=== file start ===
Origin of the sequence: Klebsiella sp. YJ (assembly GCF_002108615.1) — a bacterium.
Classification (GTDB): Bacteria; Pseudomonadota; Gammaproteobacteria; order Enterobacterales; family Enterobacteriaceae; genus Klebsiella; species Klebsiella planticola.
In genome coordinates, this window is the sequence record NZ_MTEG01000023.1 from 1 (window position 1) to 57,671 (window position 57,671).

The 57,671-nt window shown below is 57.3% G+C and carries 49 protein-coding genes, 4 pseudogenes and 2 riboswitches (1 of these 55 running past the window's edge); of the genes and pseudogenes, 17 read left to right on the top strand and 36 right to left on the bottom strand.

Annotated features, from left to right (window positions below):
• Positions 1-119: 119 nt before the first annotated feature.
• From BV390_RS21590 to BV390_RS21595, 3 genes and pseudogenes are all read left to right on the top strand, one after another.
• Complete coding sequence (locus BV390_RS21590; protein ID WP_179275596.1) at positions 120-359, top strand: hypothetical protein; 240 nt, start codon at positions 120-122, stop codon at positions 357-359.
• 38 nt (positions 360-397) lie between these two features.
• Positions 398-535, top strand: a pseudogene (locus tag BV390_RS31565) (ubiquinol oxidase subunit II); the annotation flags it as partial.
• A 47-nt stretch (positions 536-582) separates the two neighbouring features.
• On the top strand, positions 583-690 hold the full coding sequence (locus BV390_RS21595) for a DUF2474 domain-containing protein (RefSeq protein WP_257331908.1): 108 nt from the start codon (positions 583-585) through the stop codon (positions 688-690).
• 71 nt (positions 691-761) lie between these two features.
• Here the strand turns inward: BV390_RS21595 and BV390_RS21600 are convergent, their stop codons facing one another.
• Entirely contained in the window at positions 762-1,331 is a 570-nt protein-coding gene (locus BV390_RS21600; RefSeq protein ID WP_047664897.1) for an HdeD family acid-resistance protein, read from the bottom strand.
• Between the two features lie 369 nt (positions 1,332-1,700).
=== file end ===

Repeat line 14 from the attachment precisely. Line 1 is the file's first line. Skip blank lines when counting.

• Here the strand turns inward: BV390_RS21595 and BV390_RS21600 are convergent, their stop codons facing one another.